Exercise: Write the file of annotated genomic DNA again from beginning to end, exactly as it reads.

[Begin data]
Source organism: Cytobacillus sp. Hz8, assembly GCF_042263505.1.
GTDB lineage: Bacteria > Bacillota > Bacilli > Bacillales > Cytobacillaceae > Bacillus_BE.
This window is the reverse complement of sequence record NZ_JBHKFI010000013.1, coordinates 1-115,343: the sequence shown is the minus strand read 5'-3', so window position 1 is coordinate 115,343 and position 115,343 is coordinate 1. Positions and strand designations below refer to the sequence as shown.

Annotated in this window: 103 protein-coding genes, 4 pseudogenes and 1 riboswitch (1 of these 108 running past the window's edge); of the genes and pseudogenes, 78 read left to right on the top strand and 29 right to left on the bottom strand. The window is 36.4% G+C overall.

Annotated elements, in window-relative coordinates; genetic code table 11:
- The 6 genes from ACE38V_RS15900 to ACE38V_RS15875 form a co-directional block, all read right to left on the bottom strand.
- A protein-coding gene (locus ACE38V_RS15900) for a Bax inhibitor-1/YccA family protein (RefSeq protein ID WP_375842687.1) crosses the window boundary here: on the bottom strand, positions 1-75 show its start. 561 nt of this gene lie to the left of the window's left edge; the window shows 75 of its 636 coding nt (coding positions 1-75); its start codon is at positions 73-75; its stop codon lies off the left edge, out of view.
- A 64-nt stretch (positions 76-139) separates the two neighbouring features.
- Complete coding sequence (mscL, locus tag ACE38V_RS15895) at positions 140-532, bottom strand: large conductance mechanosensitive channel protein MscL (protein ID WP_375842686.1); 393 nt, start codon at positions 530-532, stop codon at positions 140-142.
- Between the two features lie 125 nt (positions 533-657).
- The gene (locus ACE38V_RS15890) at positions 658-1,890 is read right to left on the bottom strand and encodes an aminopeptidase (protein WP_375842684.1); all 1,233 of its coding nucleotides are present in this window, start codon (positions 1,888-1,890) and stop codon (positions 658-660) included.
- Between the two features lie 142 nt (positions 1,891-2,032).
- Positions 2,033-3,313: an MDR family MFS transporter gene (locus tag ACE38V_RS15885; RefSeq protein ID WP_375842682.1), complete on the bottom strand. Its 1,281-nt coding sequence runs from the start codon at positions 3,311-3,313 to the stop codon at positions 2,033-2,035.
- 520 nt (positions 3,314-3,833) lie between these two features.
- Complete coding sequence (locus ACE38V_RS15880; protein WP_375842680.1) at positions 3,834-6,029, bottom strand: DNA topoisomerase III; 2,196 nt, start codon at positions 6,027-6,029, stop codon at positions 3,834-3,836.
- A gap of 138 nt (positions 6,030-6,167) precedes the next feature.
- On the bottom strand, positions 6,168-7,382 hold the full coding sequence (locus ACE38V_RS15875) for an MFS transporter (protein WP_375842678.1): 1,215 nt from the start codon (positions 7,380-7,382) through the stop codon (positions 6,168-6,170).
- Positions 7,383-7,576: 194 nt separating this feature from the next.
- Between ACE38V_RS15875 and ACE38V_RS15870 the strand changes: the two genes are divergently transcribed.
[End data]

Source organism: Cytobacillus sp. Hz8, assembly GCF_042263505.1.
GTDB lineage: Bacteria > Bacillota > Bacilli > Bacillales > Cytobacillaceae > Bacillus_BE.
This window is the reverse complement of sequence record NZ_JBHKFI010000013.1, coordinates 1-115,343: the sequence shown is the minus strand read 5'-3', so window position 1 is coordinate 115,343 and position 115,343 is coordinate 1. Positions and strand designations below refer to the sequence as shown.

Annotated in this window: 103 protein-coding genes, 4 pseudogenes and 1 riboswitch (1 of these 108 running past the window's edge); of the genes and pseudogenes, 78 read left to right on the top strand and 29 right to left on the bottom strand. The window is 36.4% G+C overall.

Annotated elements, in window-relative coordinates; genetic code table 11:
- The 6 genes from ACE38V_RS15900 to ACE38V_RS15875 form a co-directional block, all read right to left on the bottom strand.
- A protein-coding gene (locus ACE38V_RS15900) for a Bax inhibitor-1/YccA family protein (RefSeq protein ID WP_375842687.1) crosses the window boundary here: on the bottom strand, positions 1-75 show its start. 561 nt of this gene lie to the left of the window's left edge; the window shows 75 of its 636 coding nt (coding positions 1-75); its start codon is at positions 73-75; its stop codon lies off the left edge, out of view.
- A 64-nt stretch (positions 76-139) separates the two neighbouring features.
- Complete coding sequence (mscL, locus tag ACE38V_RS15895) at positions 140-532, bottom strand: large conductance mechanosensitive channel protein MscL (protein ID WP_375842686.1); 393 nt, start codon at positions 530-532, stop codon at positions 140-142.
- Between the two features lie 125 nt (positions 533-657).
- The gene (locus ACE38V_RS15890) at positions 658-1,890 is read right to left on the bottom strand and encodes an aminopeptidase (protein WP_375842684.1); all 1,233 of its coding nucleotides are present in this window, start codon (positions 1,888-1,890) and stop codon (positions 658-660) included.
- Between the two features lie 142 nt (positions 1,891-2,032).
- Positions 2,033-3,313: an MDR family MFS transporter gene (locus tag ACE38V_RS15885; RefSeq protein ID WP_375842682.1), complete on the bottom strand. Its 1,281-nt coding sequence runs from the start codon at positions 3,311-3,313 to the stop codon at positions 2,033-2,035.
- 520 nt (positions 3,314-3,833) lie between these two features.
- Complete coding sequence (locus ACE38V_RS15880; protein WP_375842680.1) at positions 3,834-6,029, bottom strand: DNA topoisomerase III; 2,196 nt, start codon at positions 6,027-6,029, stop codon at positions 3,834-3,836.
- A gap of 138 nt (positions 6,030-6,167) precedes the next feature.
- On the bottom strand, positions 6,168-7,382 hold the full coding sequence (locus ACE38V_RS15875) for an MFS transporter (protein WP_375842678.1): 1,215 nt from the start codon (positions 7,380-7,382) through the stop codon (positions 6,168-6,170).
- Positions 7,383-7,576: 194 nt separating this feature from the next.
- Between ACE38V_RS15875 and ACE38V_RS15870 the strand changes: the two genes are divergently transcribed.